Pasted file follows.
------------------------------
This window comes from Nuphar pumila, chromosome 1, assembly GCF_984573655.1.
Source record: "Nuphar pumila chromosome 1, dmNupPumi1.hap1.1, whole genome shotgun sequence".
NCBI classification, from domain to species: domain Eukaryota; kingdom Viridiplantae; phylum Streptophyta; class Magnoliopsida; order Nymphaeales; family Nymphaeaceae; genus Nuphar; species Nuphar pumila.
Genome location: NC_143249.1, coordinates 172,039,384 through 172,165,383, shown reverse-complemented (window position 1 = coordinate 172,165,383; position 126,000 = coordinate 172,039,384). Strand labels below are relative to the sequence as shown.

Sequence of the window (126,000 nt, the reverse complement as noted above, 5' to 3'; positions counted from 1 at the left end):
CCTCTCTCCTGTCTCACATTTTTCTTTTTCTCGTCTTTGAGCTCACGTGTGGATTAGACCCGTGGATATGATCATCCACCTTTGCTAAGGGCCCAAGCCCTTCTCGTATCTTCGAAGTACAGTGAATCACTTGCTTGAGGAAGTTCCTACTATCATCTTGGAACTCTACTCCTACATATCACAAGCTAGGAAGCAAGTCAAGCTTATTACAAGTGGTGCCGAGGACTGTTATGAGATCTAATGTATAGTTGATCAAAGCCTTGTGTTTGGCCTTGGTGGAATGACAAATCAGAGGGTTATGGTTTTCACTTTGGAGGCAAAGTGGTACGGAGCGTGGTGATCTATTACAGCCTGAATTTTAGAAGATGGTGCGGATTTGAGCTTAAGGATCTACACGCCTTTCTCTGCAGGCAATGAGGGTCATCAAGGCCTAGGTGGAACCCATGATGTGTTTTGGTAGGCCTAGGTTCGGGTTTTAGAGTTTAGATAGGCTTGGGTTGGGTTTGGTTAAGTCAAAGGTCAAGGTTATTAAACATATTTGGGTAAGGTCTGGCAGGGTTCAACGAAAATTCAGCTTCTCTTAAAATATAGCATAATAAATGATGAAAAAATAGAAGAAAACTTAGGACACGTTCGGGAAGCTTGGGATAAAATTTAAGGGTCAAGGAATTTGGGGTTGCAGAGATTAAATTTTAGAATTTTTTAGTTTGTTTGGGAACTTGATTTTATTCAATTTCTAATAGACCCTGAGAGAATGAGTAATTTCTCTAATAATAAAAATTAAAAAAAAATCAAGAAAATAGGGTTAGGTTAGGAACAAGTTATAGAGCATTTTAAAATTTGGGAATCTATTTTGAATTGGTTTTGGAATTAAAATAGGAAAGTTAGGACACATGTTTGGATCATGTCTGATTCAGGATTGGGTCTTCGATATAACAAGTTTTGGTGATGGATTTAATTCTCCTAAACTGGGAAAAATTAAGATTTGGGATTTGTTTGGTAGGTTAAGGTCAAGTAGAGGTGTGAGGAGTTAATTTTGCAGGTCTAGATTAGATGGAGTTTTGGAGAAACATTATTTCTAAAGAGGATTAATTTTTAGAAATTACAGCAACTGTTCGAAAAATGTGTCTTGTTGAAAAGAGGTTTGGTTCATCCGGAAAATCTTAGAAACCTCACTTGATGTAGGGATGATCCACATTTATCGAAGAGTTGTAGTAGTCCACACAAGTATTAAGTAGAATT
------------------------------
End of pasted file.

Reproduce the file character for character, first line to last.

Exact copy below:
This window comes from Nuphar pumila, chromosome 1, assembly GCF_984573655.1.
Source record: "Nuphar pumila chromosome 1, dmNupPumi1.hap1.1, whole genome shotgun sequence".
NCBI classification, from domain to species: domain Eukaryota; kingdom Viridiplantae; phylum Streptophyta; class Magnoliopsida; order Nymphaeales; family Nymphaeaceae; genus Nuphar; species Nuphar pumila.
Genome location: NC_143249.1, coordinates 172,039,384 through 172,165,383, shown reverse-complemented (window position 1 = coordinate 172,165,383; position 126,000 = coordinate 172,039,384). Strand labels below are relative to the sequence as shown.

Sequence of the window (126,000 nt, the reverse complement as noted above, 5' to 3'; positions counted from 1 at the left end):
CCTCTCTCCTGTCTCACATTTTTCTTTTTCTCGTCTTTGAGCTCACGTGTGGATTAGACCCGTGGATATGATCATCCACCTTTGCTAAGGGCCCAAGCCCTTCTCGTATCTTCGAAGTACAGTGAATCACTTGCTTGAGGAAGTTCCTACTATCATCTTGGAACTCTACTCCTACATATCACAAGCTAGGAAGCAAGTCAAGCTTATTACAAGTGGTGCCGAGGACTGTTATGAGATCTAATGTATAGTTGATCAAAGCCTTGTGTTTGGCCTTGGTGGAATGACAAATCAGAGGGTTATGGTTTTCACTTTGGAGGCAAAGTGGTACGGAGCGTGGTGATCTATTACAGCCTGAATTTTAGAAGATGGTGCGGATTTGAGCTTAAGGATCTACACGCCTTTCTCTGCAGGCAATGAGGGTCATCAAGGCCTAGGTGGAACCCATGATGTGTTTTGGTAGGCCTAGGTTCGGGTTTTAGAGTTTAGATAGGCTTGGGTTGGGTTTGGTTAAGTCAAAGGTCAAGGTTATTAAACATATTTGGGTAAGGTCTGGCAGGGTTCAACGAAAATTCAGCTTCTCTTAAAATATAGCATAATAAATGATGAAAAAATAGAAGAAAACTTAGGACACGTTCGGGAAGCTTGGGATAAAATTTAAGGGTCAAGGAATTTGGGGTTGCAGAGATTAAATTTTAGAATTTTTTAGTTTGTTTGGGAACTTGATTTTATTCAATTTCTAATAGACCCTGAGAGAATGAGTAATTTCTCTAATAATAAAAATTAAAAAAAAATCAAGAAAATAGGGTTAGGTTAGGAACAAGTTATAGAGCATTTTAAAATTTGGGAATCTATTTTGAATTGGTTTTGGAATTAAAATAGGAAAGTTAGGACACATGTTTGGATCATGTCTGATTCAGGATTGGGTCTTCGATATAACAAGTTTTGGTGATGGATTTAATTCTCCTAAACTGGGAAAAATTAAGATTTGGGATTTGTTTGGTAGGTTAAGGTCAAGTAGAGGTGTGAGGAGTTAATTTTGCAGGTCTAGATTAGATGGAGTTTTGGAGAAACATTATTTCTAAAGAGGATTAATTTTTAGAAATTACAGCAACTGTTCGAAAAATGTGTCTTGTTGAAAAGAGGTTTGGTTCATCCGGAAAATCTTAGAAACCTCACTTGATGTAGGGATGATCCACATTTATCGAAGAGTTGTAGTAGTCCACACAAGTATTAAGTAGAATT